659 F.2d 476 (5th Cir. 1981), 80-5023, Scheinberg v. Smith
|Citation:||659 F.2d 476|
|Party Name:||Mark N. SCHEINBERG, M.D., on his behalf and on behalf of all others similarly situated, Plaintiff-Appellee, v. James C. SMITH, Attorney General of Florida and Michael J. Satz, State Attorney, Seventeenth Judicial Circuit, Florida, Defendants-Appellants.|
|Case Date:||October 02, 1981|
|Court:||United States Courts of Appeals, Court of Appeals for the Fifth Circuit|
[Copyrighted Material Omitted]
Gerald B. Curington, Asst. Atty. Gen., Dept. of Legal Affairs, Civ. Div., Tallahassee, Fla., for defendants-appellants.
Bruce S. Rogow, Fort Lauderdale, Fla., for plaintiff-appellee.
Appeal from the United States District Court for the Southern District of Florida.
Before TJOFLAT, HATCHETT and THOMAS A. CLARK, Circuit Judges.
TJOFLAT, Circuit Judge:
This is an appeal of a district court determination that certain of Florida's statutory provisions, Fla.Stat.Ann. § 390.001(4)(a) & (b) (West 1981) (previously codified as part of the Medical Practice Act, see Fla.Stat.Ann. § 458.001 et seq. (West 1977)), unconstitutionally burden a woman's fundamental right of privacy in the abortion decision. We affirm the district court in part, vacate in part and remand for further proceedings.
In 1979 the Florida Legislature enacted the Medical Practice Act, which included a provision regulating abortions; relevant here are those subsections governing abortions sought by unmarried minors and by married women. Subsection 4(a), Fla.Stat.Ann. § 390.001(4)(a) (West 1981), establishes that in order to obtain an abortion, an unmarried minor must have "either the written informed consent of a parent, custodian, or legal guardian or an order from the Circuit Court." Scheinberg v. Smith, 482 F.Supp. 529, 532 (S.D.Fla.1979). In full, subsection 4(a) reads
(4) Prior to terminating a pregnancy, the physician shall obtain the written informed consent of the pregnant woman or, in the case of a mental incompetent, the written consent of the court-appointed guardian.
(a) If the pregnant woman is under 18 years of age and unmarried, in addition to her written request, the physician shall obtain the written informed consent of a parent, custodian, or legal guardian of such unmarried minor, or the physician may rely on an order of the circuit court, on petition of the pregnant unmarried minor or another person on her behalf, authorizing, for good cause shown, such termination of pregnancy without the written consent of her parent, custodian, or legal guardian. The cause may be based on a showing that the minor is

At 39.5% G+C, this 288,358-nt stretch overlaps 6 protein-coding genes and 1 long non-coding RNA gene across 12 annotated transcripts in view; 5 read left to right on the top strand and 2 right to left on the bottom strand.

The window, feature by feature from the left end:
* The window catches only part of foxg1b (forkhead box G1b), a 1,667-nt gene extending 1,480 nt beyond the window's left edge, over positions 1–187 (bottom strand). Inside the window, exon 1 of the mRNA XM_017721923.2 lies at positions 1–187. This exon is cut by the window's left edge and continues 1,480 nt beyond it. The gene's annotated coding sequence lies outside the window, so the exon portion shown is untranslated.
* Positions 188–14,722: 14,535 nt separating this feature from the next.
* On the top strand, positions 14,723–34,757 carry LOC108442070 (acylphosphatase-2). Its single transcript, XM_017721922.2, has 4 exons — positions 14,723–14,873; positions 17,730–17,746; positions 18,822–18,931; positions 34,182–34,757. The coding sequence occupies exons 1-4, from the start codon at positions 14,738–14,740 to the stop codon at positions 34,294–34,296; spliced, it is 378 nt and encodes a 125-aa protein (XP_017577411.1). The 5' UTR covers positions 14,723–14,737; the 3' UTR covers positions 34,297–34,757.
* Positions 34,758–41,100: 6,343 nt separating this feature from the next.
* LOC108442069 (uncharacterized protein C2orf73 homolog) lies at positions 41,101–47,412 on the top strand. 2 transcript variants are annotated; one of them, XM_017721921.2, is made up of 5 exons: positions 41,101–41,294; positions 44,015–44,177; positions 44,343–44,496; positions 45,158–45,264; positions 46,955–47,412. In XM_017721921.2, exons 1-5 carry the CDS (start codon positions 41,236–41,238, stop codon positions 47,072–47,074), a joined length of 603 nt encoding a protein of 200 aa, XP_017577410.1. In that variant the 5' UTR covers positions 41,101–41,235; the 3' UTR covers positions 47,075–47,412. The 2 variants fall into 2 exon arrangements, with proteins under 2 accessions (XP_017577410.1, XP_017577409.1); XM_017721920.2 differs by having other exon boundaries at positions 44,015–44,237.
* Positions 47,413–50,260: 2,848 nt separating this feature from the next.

sufficiently mature to give an informed consent to the procedure, or based on the fact that a parent unreasonably withheld consent by her parent, custodian, or legal guardian, or based on the minor's fear of physical or emotional abuse if her parent, custodian, or legal guardian were requested to consent, or based upon any other good cause shown. At its discretion the court may enter its order ex parte. The court shall determine the best interest of the minor and enter its order in accordance with such determination.
Fla.Stat.Ann. § 390.001(4)(a) (West 1981).
Subsection 4(b) requires "a wife who is neither 'separated or estranged' (to) furnish her husband with notice of the proposed abortion and (to) allow him the opportunity to consult with her concerning the procedure," Scheinberg, 482 F.Supp. at 532, and reads
(b) If the woman is married, the husband shall be given notice of the proposed termination of pregnancy and an opportunity to consult with the wife concerning the procedure. The physician may rely on a written statement of the wife that such notice and opportunity has been given, or he may rely on the written consent of the husband to the proposed termination of pregnancy. If the husband and wife are separated or estranged, the provisions of this paragraph for notice or consent shall not be required. The physician may rely upon a written statement from the wife that the husband is voluntarily living apart or estranged from her.
Fla.Stat.Ann. § 390.001(4)(b) (1981). The Medical Practice Act also provides that "(a)ny person who willfully performs, or participates in, the termination of a pregnancy in violation of the requirements of this section is guilty of a felony ...". Fla.Stat.Ann. § 390.001(10) (West 1981).
Soon after the Act was passed, Dr. Mark Scheinberg, under the pseudonym of John Jones, M.D., filed this class action complaint against the state officers charged with enforcement of the Act, seeking declaratory and injunctive relief on the grounds that the Act abridged the constitutional right to privacy in the abortion decision. The parties stipulated that Dr. Scheinberg, as a licensed physician who performs abortions in Florida, had standing to maintain this action on behalf of "all unmarried, minor pregnant women desiring to terminate their pregnancies, and their physicians; and ... all married pregnant women desiring to terminate their pregnancies, and their physicians." Scheinberg, 482 F.Supp. at 532 n.7. See also Singleton v. Wulff, 428 U.S. 106, 96 S.Ct. 2868, 49 L.Ed.2d 826 (1976); Doe v. Bolton, 410 U.S. 179, 93 S.Ct. 739, 35 L.Ed.2d 201 (1973).